“What would you want them to do if you were allowed to do it?” Ms. Hoexter said. This strategy includes creating a list of your online accounts, with passwords included, she said, and storing it where you can update it easily and your digital executor can find it.

Divulging your passwords is risky, of course, even to someone you trust. But there is no simple way to do this securely while ensuring your passwords are current.

Numerous online services offer features that can transfer passwords and other personal data after you die. PasswordBox, a password manager that hooks into your web browser, has a transfer feature called Legacy. SecureSafe, based in Zurich, offers a tool for transferring passwords.

Of course, putting information like that online exposes it to hackers, government snoops or even the unforeseen security bug.

Instead, you may choose to store passwords on your computer. Many programs are available, including Password Safe and KeePass. There are also encrypted portable devices like SplashID Key Safe. You can stash one in a fireproof box and give your master password to a friend or your lawyer.

The law may one day catch up with technology. But in the meantime, it’s wise to make sure you’re using technology to deal with the dilemmas technology has created.

What is Digital Estate Planning and Why Do I Need it?

What are digital assets?

Estate planning and administration professionals cannot ignore the ubiquity of digital assets. 2012 saw global sales of digital music amount to $5.6 billion and in some markets, including the US, India, Norway and Sweden, digital music sales exceeded packaged music sales. Meanwhile, e‐book sales represented an estimated 16%, and growing, of all book sales in Canada in 2012.2 Almost 18 million Canadians, more than half of the population, has an active Facebook account. The Bitcoin virtual currency has been featured regularly in the news as its exchange value skyrocketed from approximately USD$100 to USD$1200 late in 2013, before falling off dramatically again.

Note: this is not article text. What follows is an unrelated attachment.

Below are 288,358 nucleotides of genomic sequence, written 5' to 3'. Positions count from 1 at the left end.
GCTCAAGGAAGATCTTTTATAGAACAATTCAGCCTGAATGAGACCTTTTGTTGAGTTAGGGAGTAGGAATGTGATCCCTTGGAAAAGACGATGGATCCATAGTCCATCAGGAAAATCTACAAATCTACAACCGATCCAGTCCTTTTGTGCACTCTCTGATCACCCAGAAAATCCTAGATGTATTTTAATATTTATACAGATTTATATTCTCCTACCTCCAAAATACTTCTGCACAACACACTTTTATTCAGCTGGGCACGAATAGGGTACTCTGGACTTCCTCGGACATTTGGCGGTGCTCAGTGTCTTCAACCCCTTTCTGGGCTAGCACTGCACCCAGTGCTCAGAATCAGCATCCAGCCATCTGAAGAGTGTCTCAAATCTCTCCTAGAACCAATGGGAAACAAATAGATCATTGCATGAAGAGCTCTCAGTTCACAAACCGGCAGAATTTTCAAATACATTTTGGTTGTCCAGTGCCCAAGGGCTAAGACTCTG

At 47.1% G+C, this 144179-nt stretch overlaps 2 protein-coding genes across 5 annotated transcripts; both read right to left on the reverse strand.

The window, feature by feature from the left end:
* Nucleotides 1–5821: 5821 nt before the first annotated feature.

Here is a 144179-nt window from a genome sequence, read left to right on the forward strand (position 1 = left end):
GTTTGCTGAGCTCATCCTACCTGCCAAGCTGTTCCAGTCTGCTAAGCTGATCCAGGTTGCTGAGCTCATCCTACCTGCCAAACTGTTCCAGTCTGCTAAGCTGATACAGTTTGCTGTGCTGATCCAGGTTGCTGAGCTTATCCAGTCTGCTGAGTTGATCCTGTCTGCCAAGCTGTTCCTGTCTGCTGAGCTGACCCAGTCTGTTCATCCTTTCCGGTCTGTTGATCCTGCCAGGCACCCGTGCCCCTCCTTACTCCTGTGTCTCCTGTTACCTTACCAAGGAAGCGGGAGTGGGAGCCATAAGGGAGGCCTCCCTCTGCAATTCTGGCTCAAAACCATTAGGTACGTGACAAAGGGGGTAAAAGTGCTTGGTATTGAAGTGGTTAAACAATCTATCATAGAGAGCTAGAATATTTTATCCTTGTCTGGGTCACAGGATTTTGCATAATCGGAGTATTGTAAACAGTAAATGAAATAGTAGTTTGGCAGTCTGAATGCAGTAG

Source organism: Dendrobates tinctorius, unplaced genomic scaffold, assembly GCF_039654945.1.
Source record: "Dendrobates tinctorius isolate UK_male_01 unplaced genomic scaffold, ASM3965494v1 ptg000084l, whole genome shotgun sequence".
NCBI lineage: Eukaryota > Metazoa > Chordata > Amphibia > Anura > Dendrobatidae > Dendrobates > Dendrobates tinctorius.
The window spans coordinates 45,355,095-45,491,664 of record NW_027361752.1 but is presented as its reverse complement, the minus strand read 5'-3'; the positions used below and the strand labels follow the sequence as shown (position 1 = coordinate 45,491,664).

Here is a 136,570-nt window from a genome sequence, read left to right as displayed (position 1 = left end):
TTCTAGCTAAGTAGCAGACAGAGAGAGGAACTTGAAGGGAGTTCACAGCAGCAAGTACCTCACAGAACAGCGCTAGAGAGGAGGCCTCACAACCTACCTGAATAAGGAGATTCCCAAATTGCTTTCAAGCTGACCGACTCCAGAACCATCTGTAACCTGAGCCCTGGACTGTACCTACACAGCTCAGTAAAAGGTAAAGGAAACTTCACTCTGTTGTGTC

The term “digital assets” is used in different ways by different people. In a narrow sense, a digital asset has been defined as “any item of text or media that has been formatted into a binary source that includes the right to use it.”  In a broader sense, digital assets include all of the electronic “possessions” an individual may have, including emails, digital photos, videos, tweets, texts, songs and e‐books, as well as online account information for websites or programs such as Facebook, LinkedIn, bank accounts, PayPal and others.5 In this broader sense, digital assets are sometimes referred to as a “digital estate” or “digital legacy”.

Digital assets have three distinct elements:

  1. A digital file or record. This is the data that constitutes the content of the asset.
  2. The right to use the file or record. It has been noted that if there is no right to use a file or record, then it should not be characterized as an asset.Rights of use may derive from authorship or other ownership of the content (for example, emails or original documents), or may be granted by a licence from the owner or a third party licensor (as with most digital music or e‐books).
  3. A method of access. Assets may be categorized into (a) physically controllable digital assets (PCDA) which are stored on hardware to which the owner has access, and (b) controlled access digital assets (CADA) stored “in the cloud” on servers belonging to third party service providers and accessible on‐line with the use of a username and password.

Because the law applicable to digital assets is still developing, digital present unique challenges to executors, administrators, attorneys and committees. In addition, planning strategies for digital assets are rapidly evolving as the law, the e‐service industry, and user awareness of estate planning issues all mature.